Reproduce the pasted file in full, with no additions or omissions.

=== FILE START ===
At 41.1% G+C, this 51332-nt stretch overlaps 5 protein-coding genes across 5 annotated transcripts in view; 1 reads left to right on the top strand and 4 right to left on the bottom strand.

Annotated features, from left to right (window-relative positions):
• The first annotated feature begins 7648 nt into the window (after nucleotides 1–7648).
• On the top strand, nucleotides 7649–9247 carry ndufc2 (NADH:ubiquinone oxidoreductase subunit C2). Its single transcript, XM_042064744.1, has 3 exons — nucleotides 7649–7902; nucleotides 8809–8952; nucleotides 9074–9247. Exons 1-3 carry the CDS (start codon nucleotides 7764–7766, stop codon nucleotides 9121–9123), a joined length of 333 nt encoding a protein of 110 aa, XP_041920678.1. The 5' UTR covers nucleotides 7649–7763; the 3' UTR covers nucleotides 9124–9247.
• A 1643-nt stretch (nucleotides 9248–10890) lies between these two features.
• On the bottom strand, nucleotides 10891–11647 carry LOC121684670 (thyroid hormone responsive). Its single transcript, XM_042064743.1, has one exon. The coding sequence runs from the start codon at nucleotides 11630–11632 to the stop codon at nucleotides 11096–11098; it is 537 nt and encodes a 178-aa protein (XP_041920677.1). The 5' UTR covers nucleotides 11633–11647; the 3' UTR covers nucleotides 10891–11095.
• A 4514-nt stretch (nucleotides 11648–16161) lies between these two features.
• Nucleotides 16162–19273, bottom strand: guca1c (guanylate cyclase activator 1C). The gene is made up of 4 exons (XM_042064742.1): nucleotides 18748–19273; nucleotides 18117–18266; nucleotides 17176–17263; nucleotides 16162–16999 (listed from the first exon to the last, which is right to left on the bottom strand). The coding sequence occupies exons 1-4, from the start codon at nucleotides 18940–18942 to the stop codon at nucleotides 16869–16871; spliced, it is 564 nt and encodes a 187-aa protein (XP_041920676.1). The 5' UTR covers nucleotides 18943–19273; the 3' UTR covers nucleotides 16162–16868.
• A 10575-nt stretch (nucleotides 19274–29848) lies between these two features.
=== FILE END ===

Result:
At 41.1% G+C, this 51332-nt stretch overlaps 5 protein-coding genes across 5 annotated transcripts in view; 1 reads left to right on the top strand and 4 right to left on the bottom strand.

Annotated features, from left to right (window-relative positions):
• The first annotated feature begins 7648 nt into the window (after nucleotides 1–7648).
• On the top strand, nucleotides 7649–9247 carry ndufc2 (NADH:ubiquinone oxidoreductase subunit C2). Its single transcript, XM_042064744.1, has 3 exons — nucleotides 7649–7902; nucleotides 8809–8952; nucleotides 9074–9247. Exons 1-3 carry the CDS (start codon nucleotides 7764–7766, stop codon nucleotides 9121–9123), a joined length of 333 nt encoding a protein of 110 aa, XP_041920678.1. The 5' UTR covers nucleotides 7649–7763; the 3' UTR covers nucleotides 9124–9247.
• A 1643-nt stretch (nucleotides 9248–10890) lies between these two features.
• On the bottom strand, nucleotides 10891–11647 carry LOC121684670 (thyroid hormone responsive). Its single transcript, XM_042064743.1, has one exon. The coding sequence runs from the start codon at nucleotides 11630–11632 to the stop codon at nucleotides 11096–11098; it is 537 nt and encodes a 178-aa protein (XP_041920677.1). The 5' UTR covers nucleotides 11633–11647; the 3' UTR covers nucleotides 10891–11095.
• A 4514-nt stretch (nucleotides 11648–16161) lies between these two features.
• Nucleotides 16162–19273, bottom strand: guca1c (guanylate cyclase activator 1C). The gene is made up of 4 exons (XM_042064742.1): nucleotides 18748–19273; nucleotides 18117–18266; nucleotides 17176–17263; nucleotides 16162–16999 (listed from the first exon to the last, which is right to left on the bottom strand). The coding sequence occupies exons 1-4, from the start codon at nucleotides 18940–18942 to the stop codon at nucleotides 16869–16871; spliced, it is 564 nt and encodes a 187-aa protein (XP_041920676.1). The 5' UTR covers nucleotides 18943–19273; the 3' UTR covers nucleotides 16162–16868.
• A 10575-nt stretch (nucleotides 19274–29848) lies between these two features.